Citizenship and Responsive Governance

A critical perspective on citizenship, collective action and responsive governance for sustainable food systems.

Citizenship and Responsive Governance



Society as a whole is witnessing the ‘rise’ of individuals, groups and collectives, being associative in their desires and wishes and creative in arrangements and assemblies to getting things done. Importantly for spatial planning, such groups and individuals are also connecting sensitively to their local spaces, places and environment, making creative use of alternative sources of information and networks for the benefit of their communities. Often this is done with an underlying goal of increasing the sustainability and well-being in a place with which they are attached. These phenomena are part of a trend which has been termed by scholars and policy-makers as the ‘do-democracy’, ‘sharing economy’, ‘energetic society’ or the ‘participative society’. Active citizenship – e.g. in the form of change leaders, connectors or collective agency– can be a reaction to change or be rooted in an inner motivation to change a situation. Examples of active citizenship can be found in the form of energy cooperatives, community garden projects and co-management of land to deliver social, economic and environmental benefits. Parallel to the above trend, we see an erosion of the representative democracy in terms of decreasing trust, legitimacy, and efficiency of the state, and a pressure on the traditional European welfare state. We also witness misconceptions and pitfalls related to participation (discourse), such as the moral plea for ‘good citizens’ and the retreat of governments handing over tasks to ‘resilient’ citizens to save costs. This raises questions about the potential shift towards a ‘post-policy era’ along with its spatial and political consequences.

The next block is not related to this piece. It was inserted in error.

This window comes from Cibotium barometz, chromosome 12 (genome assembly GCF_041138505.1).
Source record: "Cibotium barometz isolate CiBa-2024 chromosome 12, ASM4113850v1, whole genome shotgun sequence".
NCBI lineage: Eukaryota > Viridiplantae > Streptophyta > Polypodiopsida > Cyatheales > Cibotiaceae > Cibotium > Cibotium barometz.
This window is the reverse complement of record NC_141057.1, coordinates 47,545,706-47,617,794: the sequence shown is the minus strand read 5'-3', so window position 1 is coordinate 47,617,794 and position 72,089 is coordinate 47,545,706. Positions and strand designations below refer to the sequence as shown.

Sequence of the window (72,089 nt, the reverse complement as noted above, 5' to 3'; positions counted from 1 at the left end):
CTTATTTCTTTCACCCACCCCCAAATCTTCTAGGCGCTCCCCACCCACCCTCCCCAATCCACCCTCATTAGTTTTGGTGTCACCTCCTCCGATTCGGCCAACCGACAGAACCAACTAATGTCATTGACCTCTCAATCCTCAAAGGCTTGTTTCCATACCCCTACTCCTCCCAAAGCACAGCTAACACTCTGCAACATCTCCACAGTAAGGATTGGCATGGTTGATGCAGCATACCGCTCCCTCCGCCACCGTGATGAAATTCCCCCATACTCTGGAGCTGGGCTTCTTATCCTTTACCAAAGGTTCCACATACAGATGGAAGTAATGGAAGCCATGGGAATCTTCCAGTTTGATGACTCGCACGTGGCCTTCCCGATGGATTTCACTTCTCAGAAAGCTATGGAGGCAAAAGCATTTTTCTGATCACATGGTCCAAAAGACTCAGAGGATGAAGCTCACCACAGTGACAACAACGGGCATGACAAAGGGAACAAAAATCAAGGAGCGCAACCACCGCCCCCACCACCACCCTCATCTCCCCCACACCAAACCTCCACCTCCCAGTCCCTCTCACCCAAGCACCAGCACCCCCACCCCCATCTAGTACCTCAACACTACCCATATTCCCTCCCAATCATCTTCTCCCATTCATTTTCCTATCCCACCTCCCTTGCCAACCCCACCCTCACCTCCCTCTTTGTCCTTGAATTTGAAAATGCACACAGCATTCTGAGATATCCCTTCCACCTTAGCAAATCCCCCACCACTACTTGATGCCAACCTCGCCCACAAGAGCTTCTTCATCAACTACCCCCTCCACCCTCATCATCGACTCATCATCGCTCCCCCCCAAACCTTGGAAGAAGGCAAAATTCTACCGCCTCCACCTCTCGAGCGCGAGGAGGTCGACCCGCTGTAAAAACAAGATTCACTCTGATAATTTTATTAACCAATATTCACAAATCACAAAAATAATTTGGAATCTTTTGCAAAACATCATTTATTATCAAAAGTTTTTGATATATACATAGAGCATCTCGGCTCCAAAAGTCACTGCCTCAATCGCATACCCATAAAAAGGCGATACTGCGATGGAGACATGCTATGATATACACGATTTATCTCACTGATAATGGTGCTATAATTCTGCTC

The aim of this research study is to critically analyze the concept of (active) citizenship and the ‘crisis’ in representative democracy and to explore how a more responsive planning can enable societal dynamics. As one main line of enquiry the project could place emphasis on exploring the ways different Urban Food Initiatives (UFI) can act as an entry point into critically rethinking urban environmental and social sustainability and power relations. Core questions in this context –include - How does food system activism enable a critical reconceptualization of citizenship and what does citizenship in this context mean? How can responsive sociospatial planning and governance enable citizen activism while safeguarding principles of representative democracy? Who has the responsibility to realize the sustainability and inclusiveness across the food chain in theory, and what happens in practice? Through what mechanisms are the practices of active citizens and groups being framed in a neo-liberal discourse to justify the ‘retreat’ of the state from their obligations in safeguarding the right to resources such as (healthy) food?

Expected Results

Transdisciplinary analysis and comparison of state discourses on citizenship and the framing of rights and responsibilities (in the context of e.g. food security; environmental degradation); Analysis of practices (with the focus on UFIs) which result in an erosion of the representative democracy; exploration of the consequences of a shift towards a post-policy era; policy-recommendations for how a responsive multi-level governance can enable societal action and participation; recommendations of how planning can enhance the freedoms and wellbeing of marginalized actors in the food system.